Unity in the Community surprises 20 local college students with scholarships

A Philadelphia-based group surprised 20 students at home and work with a scholarship and some hope for a better future.

Unity in the Community surprised TahDiyah Jackson and her mother Ameena with a $1,000 scholarship. (Tom MacDonald/WHYY)

Unity in the Community surprised TahDiyah Jackson and her mother Ameena with a $1,000 scholarship. (Tom MacDonald/WHYY)

A Philadelphia-based group is giving out laptops and scholarships to students.

The group Unity in the Community has formed an alliance with other groups and surprised 20 local college students as part of a back-to-school scholarship giveaway.

Tah Diyah Jackson was the first of those surprised at the Scoop Deville ice cream store with a check for $1,000 and the promise she will have a laptop when she returns to school at Lincoln University in the fall. She says the money is a big relief.

“It’s going to help. I don’t have to worry about my mom struggling to pay for stuff for me, it’s going to help a lot.”

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Jackson says the money will be used for books and other essentials as part of her quest to become an attorney.

Anton Moore of the group Unity in the Community, who put together the alliance for the scholarships, says he’s been giving out the scholarships for 10 years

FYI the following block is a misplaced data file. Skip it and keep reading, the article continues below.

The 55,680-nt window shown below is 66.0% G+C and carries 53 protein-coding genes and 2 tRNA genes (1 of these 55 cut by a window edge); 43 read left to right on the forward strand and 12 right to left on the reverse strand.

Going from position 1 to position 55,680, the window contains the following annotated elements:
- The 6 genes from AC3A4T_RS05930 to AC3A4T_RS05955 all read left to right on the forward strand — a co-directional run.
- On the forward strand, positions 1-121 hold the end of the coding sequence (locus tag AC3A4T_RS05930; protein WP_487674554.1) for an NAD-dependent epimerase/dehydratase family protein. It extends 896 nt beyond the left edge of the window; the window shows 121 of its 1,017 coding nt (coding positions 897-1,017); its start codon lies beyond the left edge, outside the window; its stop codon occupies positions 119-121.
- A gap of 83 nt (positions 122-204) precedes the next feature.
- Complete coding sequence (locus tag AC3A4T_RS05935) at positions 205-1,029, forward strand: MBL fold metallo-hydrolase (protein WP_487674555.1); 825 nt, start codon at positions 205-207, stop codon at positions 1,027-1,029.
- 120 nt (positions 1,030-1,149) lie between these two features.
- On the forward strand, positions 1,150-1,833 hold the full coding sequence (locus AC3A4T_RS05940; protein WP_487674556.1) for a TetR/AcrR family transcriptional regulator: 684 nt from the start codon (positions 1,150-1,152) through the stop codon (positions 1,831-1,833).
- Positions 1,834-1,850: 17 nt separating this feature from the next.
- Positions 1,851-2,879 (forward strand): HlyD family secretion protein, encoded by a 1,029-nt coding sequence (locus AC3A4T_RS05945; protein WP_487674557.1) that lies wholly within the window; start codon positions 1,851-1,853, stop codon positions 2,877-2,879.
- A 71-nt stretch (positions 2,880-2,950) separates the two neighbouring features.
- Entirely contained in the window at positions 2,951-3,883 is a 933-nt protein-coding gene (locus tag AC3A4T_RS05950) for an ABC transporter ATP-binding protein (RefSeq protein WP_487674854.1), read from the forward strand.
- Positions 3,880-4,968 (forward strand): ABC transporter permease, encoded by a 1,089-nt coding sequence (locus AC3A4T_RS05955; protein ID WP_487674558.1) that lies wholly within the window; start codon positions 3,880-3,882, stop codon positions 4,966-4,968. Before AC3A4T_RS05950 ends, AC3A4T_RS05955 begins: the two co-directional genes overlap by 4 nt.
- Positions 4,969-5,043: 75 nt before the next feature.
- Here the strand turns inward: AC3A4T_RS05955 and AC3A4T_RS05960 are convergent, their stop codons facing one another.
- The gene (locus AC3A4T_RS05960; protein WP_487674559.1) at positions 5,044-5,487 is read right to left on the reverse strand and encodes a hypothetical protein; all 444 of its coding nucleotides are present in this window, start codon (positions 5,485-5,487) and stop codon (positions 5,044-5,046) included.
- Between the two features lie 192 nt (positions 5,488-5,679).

“The qualifications are that you are going to college, and need some extra help and you need a helping hand. We know that college is expensive. It’s a lot of kids who want to do better but they need a helping hand.”

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Moore says the money is well spent and that funding education helps reduce violence.

“We started with one and just worked our way up, and every year we are just getting better and better. That’s a $20,000 investment in the community, investing in the education of our young people.”

Tah Diyah’s mother Ameena Jackson says the money is a big relief, “I really, really, truly appreciate it. Thank you all so much. Proud is an understatement. I’m proud of my baby. She didn’t miss a day of school from kindergarten to 12th grade. Straight As all the way through and she deserves everything that is coming to her.”

The groups say the purpose of the effort is to stem the gun violence epidemic by promoting education. Moore says the majority of the students who were nominated for the scholarship come from low-income communities. He believes the investment will pay dividends in the future by improving society.

Broke in PhillyWHYY is one of over 20 news organizations producing Broke in Philly, a collaborative reporting project on solutions to poverty and the city’s push towards economic justice. Follow us at @BrokeInPhilly.

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